Chismis or Check?!

Can a woman or girl prevent pregnancy by jumping up and down after sex? You’d be surprised at what some people think!

Yesterday I was interviewed for an upcoming feature of our work, and I was asked what kinds of questions our teachers and nurses get asked when they’re teaching about reproductive health. I started highlighting some of the more common myths we are asked about. Because there are many misconceptions, we have incorporated several of these myths into a game we play with our students and clients called “Chismis or Check?” It is essentially a true or false game to correct some of the false beliefs our clients hold.

It is important for us to provide scientific information about sex and sexuality because we want to fight the epidemic of teenage pregnancy and more generally, unplanned pregnancy. Research shows that when young people are educated about their bodies and their health, they are more likely to delay sexual activity until they are older, and are less likely to become pregnant. We strive to ensure that women and girls have access to the knowledge and services they need to control their bodies and decide whether or when to have a baby.

For the benefit of Palawan News readers, here are the highlights of the information we cover:


Myth or Fact?


Myth: When a woman jumps up and down after sexual intercourse, the man’s sperm will be expelled from her body. The woman, thus, will NOT get pregnant.

Fact: There are millions of sperm released during intercourse, and only one is needed to fertilize an egg. Also, sperm swim only in one direction – forward, and have a lifespan of up to five days. Thus, once sperm is inside a woman’s body, no amount of jumping up and down will prevent sperm from swimming in search of an egg.


Myth: Menstruation is a way for a woman’s body to get rid of dirty blood.

Fact: Menstrual blood is the uterine lining that the body has prepared in anticipation of a pregnancy. When a pregnancy does not occur, the lining is not needed, so it is shed and a woman has a period. There is nothing dirty about the blood, and if someone does not have regular periods there is also no harm in not having a period. A lack of a period for someone not pregnant just means that the uterine lining has not been prepared for a possible pregnancy.


Myth: It is NOT possible for a girl who has reached puberty to get pregnant if she is having sex but has not had her first period.

Fact: Anytime an adolescent or woman has unprotected sex, she can get pregnant. Every month ovaries release an egg that travels from the ovaries, down the fallopian tubes, and into the uterus. If the egg meets a sperm cell, it will be fertilized and a pregnancy will occur. If it does not meet a sperm cell, the egg will die and the uterine lining that the body prepared for a pregnancy will be shed as a period. Thus, if a girl has not yet had a period but her ovaries have released an egg, she could become pregnant.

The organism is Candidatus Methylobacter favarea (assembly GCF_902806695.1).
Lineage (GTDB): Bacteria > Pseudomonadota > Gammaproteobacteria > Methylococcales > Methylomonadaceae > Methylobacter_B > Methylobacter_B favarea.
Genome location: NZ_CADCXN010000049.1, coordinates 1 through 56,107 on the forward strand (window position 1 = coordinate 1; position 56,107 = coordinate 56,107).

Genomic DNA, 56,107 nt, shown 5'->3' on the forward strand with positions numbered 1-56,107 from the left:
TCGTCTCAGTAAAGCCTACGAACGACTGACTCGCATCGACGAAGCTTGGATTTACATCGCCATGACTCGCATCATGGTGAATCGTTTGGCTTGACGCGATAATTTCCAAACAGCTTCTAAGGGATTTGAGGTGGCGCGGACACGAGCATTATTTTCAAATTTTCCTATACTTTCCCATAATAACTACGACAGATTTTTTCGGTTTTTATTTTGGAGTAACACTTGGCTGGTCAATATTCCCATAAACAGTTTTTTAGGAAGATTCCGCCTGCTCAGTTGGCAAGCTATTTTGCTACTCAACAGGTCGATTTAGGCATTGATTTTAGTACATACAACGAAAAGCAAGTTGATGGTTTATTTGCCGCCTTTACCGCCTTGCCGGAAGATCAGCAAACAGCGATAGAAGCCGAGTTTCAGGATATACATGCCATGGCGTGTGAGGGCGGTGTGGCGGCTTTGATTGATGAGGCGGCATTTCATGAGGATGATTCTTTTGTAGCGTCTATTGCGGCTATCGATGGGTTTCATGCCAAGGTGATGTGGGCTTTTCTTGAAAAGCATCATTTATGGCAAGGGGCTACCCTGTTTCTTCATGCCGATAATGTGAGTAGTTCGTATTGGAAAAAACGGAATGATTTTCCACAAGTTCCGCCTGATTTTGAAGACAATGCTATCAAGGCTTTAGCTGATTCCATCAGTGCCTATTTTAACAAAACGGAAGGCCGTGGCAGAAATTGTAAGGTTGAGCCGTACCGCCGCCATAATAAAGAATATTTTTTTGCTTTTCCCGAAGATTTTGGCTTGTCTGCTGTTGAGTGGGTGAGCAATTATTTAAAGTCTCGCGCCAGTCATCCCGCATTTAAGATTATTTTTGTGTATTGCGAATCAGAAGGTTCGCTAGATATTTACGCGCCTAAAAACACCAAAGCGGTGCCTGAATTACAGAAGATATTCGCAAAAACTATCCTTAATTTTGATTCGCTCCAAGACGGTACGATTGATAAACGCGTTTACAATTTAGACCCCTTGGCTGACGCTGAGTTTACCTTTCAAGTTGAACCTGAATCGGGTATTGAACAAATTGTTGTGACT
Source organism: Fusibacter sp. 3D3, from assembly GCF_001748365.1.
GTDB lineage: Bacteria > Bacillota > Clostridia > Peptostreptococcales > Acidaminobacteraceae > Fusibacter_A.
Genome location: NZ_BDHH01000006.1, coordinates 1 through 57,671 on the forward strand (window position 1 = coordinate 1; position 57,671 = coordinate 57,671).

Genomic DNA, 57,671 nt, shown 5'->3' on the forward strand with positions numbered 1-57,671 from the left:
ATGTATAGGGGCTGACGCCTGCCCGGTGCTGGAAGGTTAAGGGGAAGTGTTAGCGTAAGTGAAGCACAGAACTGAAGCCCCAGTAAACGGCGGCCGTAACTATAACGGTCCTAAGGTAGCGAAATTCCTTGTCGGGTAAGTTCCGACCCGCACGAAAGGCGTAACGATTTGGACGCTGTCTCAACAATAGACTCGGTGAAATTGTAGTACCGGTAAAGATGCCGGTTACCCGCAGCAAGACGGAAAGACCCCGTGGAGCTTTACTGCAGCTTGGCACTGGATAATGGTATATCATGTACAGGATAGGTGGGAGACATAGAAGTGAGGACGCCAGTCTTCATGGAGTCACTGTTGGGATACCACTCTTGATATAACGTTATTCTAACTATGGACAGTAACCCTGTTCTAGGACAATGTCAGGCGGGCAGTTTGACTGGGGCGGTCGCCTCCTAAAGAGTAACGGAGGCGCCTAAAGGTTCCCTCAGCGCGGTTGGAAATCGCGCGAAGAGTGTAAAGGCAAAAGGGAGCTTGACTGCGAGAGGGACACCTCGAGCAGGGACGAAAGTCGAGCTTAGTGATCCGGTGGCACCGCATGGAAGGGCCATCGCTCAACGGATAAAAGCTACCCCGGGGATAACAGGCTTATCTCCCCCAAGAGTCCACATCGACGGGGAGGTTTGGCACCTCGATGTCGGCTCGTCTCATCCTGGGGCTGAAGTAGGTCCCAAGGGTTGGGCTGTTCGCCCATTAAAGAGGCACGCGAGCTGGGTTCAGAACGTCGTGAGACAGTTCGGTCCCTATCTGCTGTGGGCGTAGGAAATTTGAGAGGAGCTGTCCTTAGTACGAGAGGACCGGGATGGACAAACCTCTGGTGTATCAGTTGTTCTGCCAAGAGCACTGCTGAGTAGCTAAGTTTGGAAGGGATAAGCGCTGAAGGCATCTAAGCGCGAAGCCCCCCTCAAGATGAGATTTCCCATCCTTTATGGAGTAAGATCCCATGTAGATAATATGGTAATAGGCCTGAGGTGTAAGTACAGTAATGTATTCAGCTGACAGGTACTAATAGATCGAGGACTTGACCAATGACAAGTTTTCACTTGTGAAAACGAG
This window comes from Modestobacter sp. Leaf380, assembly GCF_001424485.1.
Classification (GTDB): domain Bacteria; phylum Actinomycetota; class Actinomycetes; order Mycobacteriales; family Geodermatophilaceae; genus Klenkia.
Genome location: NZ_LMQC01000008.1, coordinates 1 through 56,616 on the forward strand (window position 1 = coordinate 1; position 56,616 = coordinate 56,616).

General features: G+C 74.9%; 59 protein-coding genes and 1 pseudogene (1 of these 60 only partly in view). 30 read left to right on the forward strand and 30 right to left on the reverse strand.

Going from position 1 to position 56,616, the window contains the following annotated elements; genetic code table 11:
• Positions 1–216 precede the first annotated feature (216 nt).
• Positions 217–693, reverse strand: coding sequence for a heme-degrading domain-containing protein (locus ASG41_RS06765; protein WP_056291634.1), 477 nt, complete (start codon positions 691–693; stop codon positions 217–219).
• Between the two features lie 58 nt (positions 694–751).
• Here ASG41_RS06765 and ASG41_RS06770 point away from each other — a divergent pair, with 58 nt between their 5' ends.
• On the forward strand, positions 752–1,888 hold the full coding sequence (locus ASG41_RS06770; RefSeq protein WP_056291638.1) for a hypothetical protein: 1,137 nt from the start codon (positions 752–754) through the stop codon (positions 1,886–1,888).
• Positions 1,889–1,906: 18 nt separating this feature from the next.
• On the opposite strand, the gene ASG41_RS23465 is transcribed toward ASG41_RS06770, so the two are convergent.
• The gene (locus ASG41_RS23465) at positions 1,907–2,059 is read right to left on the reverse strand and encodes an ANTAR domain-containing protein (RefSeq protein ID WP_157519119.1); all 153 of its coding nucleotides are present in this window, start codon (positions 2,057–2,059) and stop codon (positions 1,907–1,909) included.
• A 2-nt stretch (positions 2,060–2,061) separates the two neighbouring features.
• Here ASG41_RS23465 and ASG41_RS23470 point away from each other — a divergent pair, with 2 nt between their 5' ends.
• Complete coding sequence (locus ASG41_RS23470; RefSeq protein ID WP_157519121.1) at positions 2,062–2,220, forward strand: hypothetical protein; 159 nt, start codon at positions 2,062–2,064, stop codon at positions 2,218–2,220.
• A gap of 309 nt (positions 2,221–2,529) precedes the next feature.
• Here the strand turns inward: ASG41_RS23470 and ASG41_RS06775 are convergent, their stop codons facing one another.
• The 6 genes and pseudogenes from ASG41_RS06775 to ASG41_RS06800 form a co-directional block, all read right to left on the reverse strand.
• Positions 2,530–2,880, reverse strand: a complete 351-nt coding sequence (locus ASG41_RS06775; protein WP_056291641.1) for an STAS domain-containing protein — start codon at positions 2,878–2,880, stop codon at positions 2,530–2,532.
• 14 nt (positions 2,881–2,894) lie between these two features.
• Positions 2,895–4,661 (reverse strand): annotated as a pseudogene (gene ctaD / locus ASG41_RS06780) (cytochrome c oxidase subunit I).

Myth: A woman cannot get pregnant if she has sex during her period.

Fact: It is not very common, but some women do get pregnant even if they had sex while on their period. Some women have irregular menstrual cycles. For example, instead of the “regular” 28 day cycle that many women have, someone could have a menstrual cycle that is 24 days long, with a menstrual period lasting 7 days. If she has intercourse on the last day of the menstrual period, sperm might survive long enough to reach the point of ovulation, when the ovaries will release an egg. In this case, the sperm might be able to fertilize an egg cell.


Myth: Withdrawal is an effective way to prevent pregnancy.

Fact: Withdrawal, or removing the penis from a woman’s vagina and ejaculating outside her body, is not effective. Firstly, if the person using withdrawal is inexperienced at having sex, there is a very high possibility that he will ejaculate before he can remove his penis from the woman’s body. Secondly, a high percentage of men and boys have something called pre-seminal fluid or “precum” which is semen (with sperm) that is released from the man’s body without him feeling it at all. So there is no way for a man to know if he has precum or not. And if he does, even if he ejaculates outside the woman’s body, he will have released semen already, so there is a chance of a pregnancy occuring.

Myth: A woman cannot get pregnant the first time she has intercourse.

Fact: Any time that a woman has unprotected sex, she has a chance of getting pregnant. Whether it is a woman’s first time or hundredth time to have sex, if she is ovulating during the time of intercourse, meaning an egg has been released, there is a chance that a sperm cell can fertilize it, that the fertilized egg will implant in the woman’s uterine wall, and that a pregnancy will occur.


Myth: Contraception is the same thing as abortion.

Fact: Contraception is NOT the same thing as abortion. Contraception prevents a pregnancy from happening. When there is no pregnancy, there is no need for abortion. If a woman is already pregnant and uses contraceptives, the contraceptives will not prevent her pregnancy, and will have no negative effects on the fetus. Contraception can only prevent a pregnancy before it happens, while abortion is the termination of a pregnancy.


I hope this helps! Feel free to message me if you have heard any other myths regarding reproductive health or would like more information on a particular topic. I’d also like to recommend that you direct your questions to the Roots of Health Clinic Facebook page at:

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